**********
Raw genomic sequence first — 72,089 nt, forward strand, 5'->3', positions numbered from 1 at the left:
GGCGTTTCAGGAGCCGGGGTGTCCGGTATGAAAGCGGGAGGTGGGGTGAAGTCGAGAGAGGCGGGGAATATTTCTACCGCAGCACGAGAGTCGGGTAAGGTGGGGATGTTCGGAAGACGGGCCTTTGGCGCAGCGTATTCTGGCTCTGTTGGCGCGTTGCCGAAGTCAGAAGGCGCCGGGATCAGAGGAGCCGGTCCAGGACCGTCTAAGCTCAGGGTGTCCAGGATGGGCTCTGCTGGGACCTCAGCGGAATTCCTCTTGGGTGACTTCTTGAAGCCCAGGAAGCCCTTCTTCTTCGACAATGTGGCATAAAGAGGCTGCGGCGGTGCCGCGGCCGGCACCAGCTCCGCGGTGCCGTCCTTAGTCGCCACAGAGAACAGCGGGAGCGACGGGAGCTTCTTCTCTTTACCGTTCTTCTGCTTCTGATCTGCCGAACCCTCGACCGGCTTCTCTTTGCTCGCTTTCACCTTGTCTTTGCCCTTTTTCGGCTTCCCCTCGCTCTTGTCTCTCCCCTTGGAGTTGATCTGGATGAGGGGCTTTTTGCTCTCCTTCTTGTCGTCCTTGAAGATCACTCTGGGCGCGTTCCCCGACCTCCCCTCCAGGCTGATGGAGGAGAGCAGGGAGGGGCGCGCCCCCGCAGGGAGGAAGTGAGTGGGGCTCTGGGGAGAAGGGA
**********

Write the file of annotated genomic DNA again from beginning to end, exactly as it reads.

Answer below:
Raw genomic sequence first — 72,089 nt, forward strand, 5'->3', positions numbered from 1 at the left:
GGCGTTTCAGGAGCCGGGGTGTCCGGTATGAAAGCGGGAGGTGGGGTGAAGTCGAGAGAGGCGGGGAATATTTCTACCGCAGCACGAGAGTCGGGTAAGGTGGGGATGTTCGGAAGACGGGCCTTTGGCGCAGCGTATTCTGGCTCTGTTGGCGCGTTGCCGAAGTCAGAAGGCGCCGGGATCAGAGGAGCCGGTCCAGGACCGTCTAAGCTCAGGGTGTCCAGGATGGGCTCTGCTGGGACCTCAGCGGAATTCCTCTTGGGTGACTTCTTGAAGCCCAGGAAGCCCTTCTTCTTCGACAATGTGGCATAAAGAGGCTGCGGCGGTGCCGCGGCCGGCACCAGCTCCGCGGTGCCGTCCTTAGTCGCCACAGAGAACAGCGGGAGCGACGGGAGCTTCTTCTCTTTACCGTTCTTCTGCTTCTGATCTGCCGAACCCTCGACCGGCTTCTCTTTGCTCGCTTTCACCTTGTCTTTGCCCTTTTTCGGCTTCCCCTCGCTCTTGTCTCTCCCCTTGGAGTTGATCTGGATGAGGGGCTTTTTGCTCTCCTTCTTGTCGTCCTTGAAGATCACTCTGGGCGCGTTCCCCGACCTCCCCTCCAGGCTGATGGAGGAGAGCAGGGAGGGGCGCGCCCCCGCAGGGAGGAAGTGAGTGGGGCTCTGGGGAGAAGGGA